Analysis of the surgical management of skin cancer in the nonagenarian population: Twenty-five year data analysis from a single centre

Skin Cancer
22/10/2020

JPRAS Open. 2020 Sep 8;26:28-36. doi: 10.1016/j.jpra.2020.08.002. eCollection 2020 Dec.

ABSTRACT

BACKGROUND: There were 142,101 new cases of non-melanomatous skin cancers reported by the UK National Cancer Statistics in 2015. The UK statistics published that the incidence is highest in the 90+ population and that this represented an overall 61% increase in skin cancer incidence in the UK in the last decade. This article aims to first provide an understanding of the change in service requirement over the last 25 years for skin cancer management in nonagenarians, and second, understand the subtypes of skin cancer and possible differences in the management for this cohort.

METHODS: All skin cancer biopsies received by a UK university teaching hospital dermato-histopathology department were analysed over a five-year period spanning 2013-2017. This was compared with snap shot data at five-year intervals dating back to 1993. The patient demographics including age, sex and anatomical region were seen along with the types of skin cancers and histological subtypes.

RESULTS: A total of 1050 skin cancers were managed with surgical input between January 2013 and December 2017 in 733 patients. The number of biopsies/year has increased 7-fold from 1993 (33) to 2017 (231). The annual cost of the surgical element to this service has dramatically increased, and in 2017, it was £220k compared to £33k in 1993.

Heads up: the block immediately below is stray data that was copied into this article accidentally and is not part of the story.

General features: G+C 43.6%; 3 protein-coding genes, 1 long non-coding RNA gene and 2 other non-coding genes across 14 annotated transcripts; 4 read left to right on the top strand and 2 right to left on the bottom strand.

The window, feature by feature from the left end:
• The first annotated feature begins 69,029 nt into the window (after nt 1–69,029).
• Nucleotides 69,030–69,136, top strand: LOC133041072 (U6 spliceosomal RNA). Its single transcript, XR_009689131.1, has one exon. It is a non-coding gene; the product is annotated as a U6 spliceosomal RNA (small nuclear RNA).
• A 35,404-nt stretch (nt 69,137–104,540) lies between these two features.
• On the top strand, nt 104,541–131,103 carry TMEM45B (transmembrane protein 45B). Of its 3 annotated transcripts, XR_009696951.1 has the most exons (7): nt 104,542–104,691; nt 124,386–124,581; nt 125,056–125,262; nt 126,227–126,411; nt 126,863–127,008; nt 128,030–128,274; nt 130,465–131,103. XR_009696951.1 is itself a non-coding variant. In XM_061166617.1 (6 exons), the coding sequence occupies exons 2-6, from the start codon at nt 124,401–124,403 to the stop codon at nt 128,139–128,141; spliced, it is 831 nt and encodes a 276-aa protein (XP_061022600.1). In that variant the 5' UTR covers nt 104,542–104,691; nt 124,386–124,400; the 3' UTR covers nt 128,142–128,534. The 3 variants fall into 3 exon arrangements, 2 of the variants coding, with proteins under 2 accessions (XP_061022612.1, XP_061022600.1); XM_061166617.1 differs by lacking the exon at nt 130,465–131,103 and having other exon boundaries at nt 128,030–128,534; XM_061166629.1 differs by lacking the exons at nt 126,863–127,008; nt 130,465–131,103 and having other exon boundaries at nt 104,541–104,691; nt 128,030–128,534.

CONCLUSION: Partly because of the ageing UK population, there has been a dramatic increase in the demand on the surgical service regarding managing skin cancers in those over the age of 90. There is a higher rate of incomplete excision in this population than that reported in the national British Association of Dermatologists (BAD) guidelines. Despite higher incomplete excision rates, there is a low re-operation rate in this population probably due to patient comorbidities affecting


reconstructive options, patient preference and clinical decisions on surgical morbidity versus benefit.